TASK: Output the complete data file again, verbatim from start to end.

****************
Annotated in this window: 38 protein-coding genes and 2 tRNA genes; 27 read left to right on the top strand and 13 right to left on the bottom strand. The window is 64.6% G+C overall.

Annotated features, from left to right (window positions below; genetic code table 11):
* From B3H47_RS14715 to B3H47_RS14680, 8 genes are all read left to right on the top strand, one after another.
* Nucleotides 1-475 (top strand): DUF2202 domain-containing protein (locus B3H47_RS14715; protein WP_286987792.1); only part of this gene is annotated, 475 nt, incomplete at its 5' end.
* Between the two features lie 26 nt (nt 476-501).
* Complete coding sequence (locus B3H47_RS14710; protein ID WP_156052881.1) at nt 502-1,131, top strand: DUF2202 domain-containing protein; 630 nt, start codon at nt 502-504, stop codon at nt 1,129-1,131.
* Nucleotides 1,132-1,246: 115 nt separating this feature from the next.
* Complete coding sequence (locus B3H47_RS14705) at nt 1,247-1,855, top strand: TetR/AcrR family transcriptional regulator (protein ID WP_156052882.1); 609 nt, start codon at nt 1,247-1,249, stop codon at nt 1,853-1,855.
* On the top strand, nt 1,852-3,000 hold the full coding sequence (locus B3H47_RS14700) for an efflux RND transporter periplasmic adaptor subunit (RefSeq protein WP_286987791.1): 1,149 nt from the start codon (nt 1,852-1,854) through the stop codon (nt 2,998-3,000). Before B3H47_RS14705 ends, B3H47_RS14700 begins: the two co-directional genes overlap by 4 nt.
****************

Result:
Annotated in this window: 38 protein-coding genes and 2 tRNA genes; 27 read left to right on the top strand and 13 right to left on the bottom strand. The window is 64.6% G+C overall.

Annotated features, from left to right (window positions below; genetic code table 11):
* From B3H47_RS14715 to B3H47_RS14680, 8 genes are all read left to right on the top strand, one after another.
* Nucleotides 1-475 (top strand): DUF2202 domain-containing protein (locus B3H47_RS14715; protein WP_286987792.1); only part of this gene is annotated, 475 nt, incomplete at its 5' end.
* Between the two features lie 26 nt (nt 476-501).
* Complete coding sequence (locus B3H47_RS14710; protein ID WP_156052881.1) at nt 502-1,131, top strand: DUF2202 domain-containing protein; 630 nt, start codon at nt 502-504, stop codon at nt 1,129-1,131.
* Nucleotides 1,132-1,246: 115 nt separating this feature from the next.
* Complete coding sequence (locus B3H47_RS14705) at nt 1,247-1,855, top strand: TetR/AcrR family transcriptional regulator (protein ID WP_156052882.1); 609 nt, start codon at nt 1,247-1,249, stop codon at nt 1,853-1,855.
* On the top strand, nt 1,852-3,000 hold the full coding sequence (locus B3H47_RS14700) for an efflux RND transporter periplasmic adaptor subunit (RefSeq protein WP_286987791.1): 1,149 nt from the start codon (nt 1,852-1,854) through the stop codon (nt 2,998-3,000). Before B3H47_RS14705 ends, B3H47_RS14700 begins: the two co-directional genes overlap by 4 nt.